There are those who say that the Reverend Sydney Smith ought to be made a saint of the Church of England. There are those who say that he jested away his chances of a mitre. There are those who simply read him and laugh. Sydney Smith was not only a humorist. He was a respected clergyman who worked steadily for Roman Catholic emancipation despite his own staunch Anglicanism. In 1802 he helped to found The Edinburgh Review, which became one of the most powerful journals in Britain. Lord Macaulay referred to him as The Smith of Smiths. Jane Austen is thought to have based Henry Tilner in Northanger Abbey on him. G. K. Chesterton was another of his admirers. This book gathers together a selection of Smith's own writings together with extracts from his daughter's biography of him. Arranged thematically, the passages deal with Home and Abroad, Politics, Social Evils, Education, Religion, and Health and Happiness. As well as Sydney's renowned wit, the collection enshrines the wisdom of a man of enormous common sense and the preaching of an eloquent orator. We discover the sloth, who 'moves suspended, rests suspended, sleeps suspended, and passes his life in suspense - like a young clergyman distantly related to a bishop'. We meet the bishop who deserved to be preached to death by wild curates. But most of all, we enjoy the company of a man determined that as long as I can possibly avoid it I will never be unhappy. The amusing defender of our faith described a friend's idea of heaven as eating pate de foie gras to the sound of trumpets. His present-day admirers may disagree, finding their ideal of heaven in reading this wonderfully entertaining book.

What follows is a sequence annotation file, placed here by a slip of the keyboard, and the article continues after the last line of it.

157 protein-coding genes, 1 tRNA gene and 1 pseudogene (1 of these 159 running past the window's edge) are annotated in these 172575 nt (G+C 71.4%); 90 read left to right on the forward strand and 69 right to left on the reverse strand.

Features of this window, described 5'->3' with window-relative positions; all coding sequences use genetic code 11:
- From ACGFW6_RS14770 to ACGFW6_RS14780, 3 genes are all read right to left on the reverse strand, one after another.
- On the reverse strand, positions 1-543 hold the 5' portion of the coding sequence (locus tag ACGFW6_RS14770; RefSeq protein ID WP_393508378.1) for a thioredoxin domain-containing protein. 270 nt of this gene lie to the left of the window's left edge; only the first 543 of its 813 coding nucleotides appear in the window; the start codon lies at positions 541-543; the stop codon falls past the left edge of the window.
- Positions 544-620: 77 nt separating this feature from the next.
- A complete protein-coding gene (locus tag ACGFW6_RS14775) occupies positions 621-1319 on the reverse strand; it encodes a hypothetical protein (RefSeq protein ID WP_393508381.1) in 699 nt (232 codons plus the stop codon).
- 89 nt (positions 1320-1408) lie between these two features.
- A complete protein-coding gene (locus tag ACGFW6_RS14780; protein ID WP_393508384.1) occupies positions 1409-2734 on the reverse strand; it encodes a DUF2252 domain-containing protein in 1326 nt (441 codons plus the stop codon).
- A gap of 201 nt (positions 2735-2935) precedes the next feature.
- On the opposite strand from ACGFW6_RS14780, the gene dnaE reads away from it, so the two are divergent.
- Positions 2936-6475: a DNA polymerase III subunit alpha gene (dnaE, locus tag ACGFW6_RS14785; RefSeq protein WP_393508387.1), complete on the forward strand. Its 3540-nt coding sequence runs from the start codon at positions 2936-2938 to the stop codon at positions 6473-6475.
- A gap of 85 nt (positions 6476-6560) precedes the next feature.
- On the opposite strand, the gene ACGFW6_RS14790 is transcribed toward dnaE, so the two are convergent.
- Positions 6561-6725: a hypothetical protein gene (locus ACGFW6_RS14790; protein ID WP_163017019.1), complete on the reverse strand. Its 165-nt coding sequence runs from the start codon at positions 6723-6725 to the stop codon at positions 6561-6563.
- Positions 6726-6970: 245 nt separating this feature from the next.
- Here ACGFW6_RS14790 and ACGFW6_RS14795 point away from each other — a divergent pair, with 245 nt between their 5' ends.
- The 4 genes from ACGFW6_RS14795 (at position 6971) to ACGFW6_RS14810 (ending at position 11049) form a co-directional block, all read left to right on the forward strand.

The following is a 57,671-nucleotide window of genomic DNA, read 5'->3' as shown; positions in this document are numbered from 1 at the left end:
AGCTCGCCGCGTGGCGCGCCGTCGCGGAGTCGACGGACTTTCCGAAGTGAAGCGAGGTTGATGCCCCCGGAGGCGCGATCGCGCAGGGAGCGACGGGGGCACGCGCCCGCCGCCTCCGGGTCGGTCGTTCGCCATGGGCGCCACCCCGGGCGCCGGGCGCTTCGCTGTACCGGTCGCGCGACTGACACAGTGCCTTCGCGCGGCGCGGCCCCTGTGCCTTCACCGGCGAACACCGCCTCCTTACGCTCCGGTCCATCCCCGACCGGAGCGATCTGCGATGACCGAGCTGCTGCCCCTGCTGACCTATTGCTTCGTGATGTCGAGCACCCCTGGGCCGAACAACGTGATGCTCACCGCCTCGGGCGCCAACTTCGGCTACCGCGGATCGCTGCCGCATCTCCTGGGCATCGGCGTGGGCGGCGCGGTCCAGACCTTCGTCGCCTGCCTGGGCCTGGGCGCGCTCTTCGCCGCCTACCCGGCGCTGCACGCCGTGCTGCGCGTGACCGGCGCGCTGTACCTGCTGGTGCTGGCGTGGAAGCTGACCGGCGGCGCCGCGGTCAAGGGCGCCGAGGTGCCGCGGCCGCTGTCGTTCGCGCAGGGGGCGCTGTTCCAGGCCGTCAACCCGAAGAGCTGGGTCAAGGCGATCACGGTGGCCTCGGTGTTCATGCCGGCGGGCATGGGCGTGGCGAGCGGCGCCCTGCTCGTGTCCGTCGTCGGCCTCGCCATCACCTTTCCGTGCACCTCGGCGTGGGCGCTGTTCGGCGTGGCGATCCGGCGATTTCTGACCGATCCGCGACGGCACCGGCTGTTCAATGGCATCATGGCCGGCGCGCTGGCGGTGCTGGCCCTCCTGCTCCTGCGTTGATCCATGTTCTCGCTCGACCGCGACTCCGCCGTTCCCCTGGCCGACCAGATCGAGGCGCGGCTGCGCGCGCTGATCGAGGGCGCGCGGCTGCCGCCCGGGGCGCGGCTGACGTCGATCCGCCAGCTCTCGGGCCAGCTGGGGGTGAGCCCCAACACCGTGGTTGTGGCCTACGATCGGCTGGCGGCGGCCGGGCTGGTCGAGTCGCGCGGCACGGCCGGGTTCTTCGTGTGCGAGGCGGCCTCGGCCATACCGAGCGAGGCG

Excellent page condition.
A little jacket wear.
TITLE PAGE SIGNED BY BOTH AUTHORS.